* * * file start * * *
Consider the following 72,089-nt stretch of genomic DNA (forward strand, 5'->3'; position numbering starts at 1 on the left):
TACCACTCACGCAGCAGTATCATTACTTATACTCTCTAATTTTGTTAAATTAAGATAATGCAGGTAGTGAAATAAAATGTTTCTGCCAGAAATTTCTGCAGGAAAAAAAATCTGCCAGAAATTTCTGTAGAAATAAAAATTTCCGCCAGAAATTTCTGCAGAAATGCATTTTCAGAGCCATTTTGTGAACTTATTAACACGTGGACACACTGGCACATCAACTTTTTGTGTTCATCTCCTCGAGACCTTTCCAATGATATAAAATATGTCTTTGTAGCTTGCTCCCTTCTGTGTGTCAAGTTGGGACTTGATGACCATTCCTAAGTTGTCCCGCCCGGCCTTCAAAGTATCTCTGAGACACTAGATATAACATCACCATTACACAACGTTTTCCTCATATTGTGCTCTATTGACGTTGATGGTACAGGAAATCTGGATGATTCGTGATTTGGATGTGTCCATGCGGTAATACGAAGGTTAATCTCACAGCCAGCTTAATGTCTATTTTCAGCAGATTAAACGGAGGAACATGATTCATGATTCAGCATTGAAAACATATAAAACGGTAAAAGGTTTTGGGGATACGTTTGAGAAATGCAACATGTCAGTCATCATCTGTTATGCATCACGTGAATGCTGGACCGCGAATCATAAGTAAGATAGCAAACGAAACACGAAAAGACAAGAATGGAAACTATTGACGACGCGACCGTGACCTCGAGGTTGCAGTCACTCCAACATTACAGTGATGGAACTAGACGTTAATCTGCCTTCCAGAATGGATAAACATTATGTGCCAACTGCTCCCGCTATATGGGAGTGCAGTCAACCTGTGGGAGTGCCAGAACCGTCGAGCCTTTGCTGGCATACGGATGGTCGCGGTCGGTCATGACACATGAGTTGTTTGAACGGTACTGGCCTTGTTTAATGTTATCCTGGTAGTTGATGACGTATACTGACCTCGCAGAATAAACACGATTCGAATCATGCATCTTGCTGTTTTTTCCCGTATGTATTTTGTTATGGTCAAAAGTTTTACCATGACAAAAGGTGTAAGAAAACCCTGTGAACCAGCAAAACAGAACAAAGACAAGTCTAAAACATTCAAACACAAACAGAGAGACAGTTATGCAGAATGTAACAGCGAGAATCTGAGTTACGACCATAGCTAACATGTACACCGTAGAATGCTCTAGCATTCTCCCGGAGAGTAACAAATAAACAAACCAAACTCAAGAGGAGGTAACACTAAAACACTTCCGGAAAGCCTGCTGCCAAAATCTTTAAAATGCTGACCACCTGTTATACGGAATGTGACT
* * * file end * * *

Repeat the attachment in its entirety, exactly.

Consider the following 72,089-nt stretch of genomic DNA (forward strand, 5'->3'; position numbering starts at 1 on the left):
TACCACTCACGCAGCAGTATCATTACTTATACTCTCTAATTTTGTTAAATTAAGATAATGCAGGTAGTGAAATAAAATGTTTCTGCCAGAAATTTCTGCAGGAAAAAAAATCTGCCAGAAATTTCTGTAGAAATAAAAATTTCCGCCAGAAATTTCTGCAGAAATGCATTTTCAGAGCCATTTTGTGAACTTATTAACACGTGGACACACTGGCACATCAACTTTTTGTGTTCATCTCCTCGAGACCTTTCCAATGATATAAAATATGTCTTTGTAGCTTGCTCCCTTCTGTGTGTCAAGTTGGGACTTGATGACCATTCCTAAGTTGTCCCGCCCGGCCTTCAAAGTATCTCTGAGACACTAGATATAACATCACCATTACACAACGTTTTCCTCATATTGTGCTCTATTGACGTTGATGGTACAGGAAATCTGGATGATTCGTGATTTGGATGTGTCCATGCGGTAATACGAAGGTTAATCTCACAGCCAGCTTAATGTCTATTTTCAGCAGATTAAACGGAGGAACATGATTCATGATTCAGCATTGAAAACATATAAAACGGTAAAAGGTTTTGGGGATACGTTTGAGAAATGCAACATGTCAGTCATCATCTGTTATGCATCACGTGAATGCTGGACCGCGAATCATAAGTAAGATAGCAAACGAAACACGAAAAGACAAGAATGGAAACTATTGACGACGCGACCGTGACCTCGAGGTTGCAGTCACTCCAACATTACAGTGATGGAACTAGACGTTAATCTGCCTTCCAGAATGGATAAACATTATGTGCCAACTGCTCCCGCTATATGGGAGTGCAGTCAACCTGTGGGAGTGCCAGAACCGTCGAGCCTTTGCTGGCATACGGATGGTCGCGGTCGGTCATGACACATGAGTTGTTTGAACGGTACTGGCCTTGTTTAATGTTATCCTGGTAGTTGATGACGTATACTGACCTCGCAGAATAAACACGATTCGAATCATGCATCTTGCTGTTTTTTCCCGTATGTATTTTGTTATGGTCAAAAGTTTTACCATGACAAAAGGTGTAAGAAAACCCTGTGAACCAGCAAAACAGAACAAAGACAAGTCTAAAACATTCAAACACAAACAGAGAGACAGTTATGCAGAATGTAACAGCGAGAATCTGAGTTACGACCATAGCTAACATGTACACCGTAGAATGCTCTAGCATTCTCCCGGAGAGTAACAAATAAACAAACCAAACTCAAGAGGAGGTAACACTAAAACACTTCCGGAAAGCCTGCTGCCAAAATCTTTAAAATGCTGACCACCTGTTATACGGAATGTGACT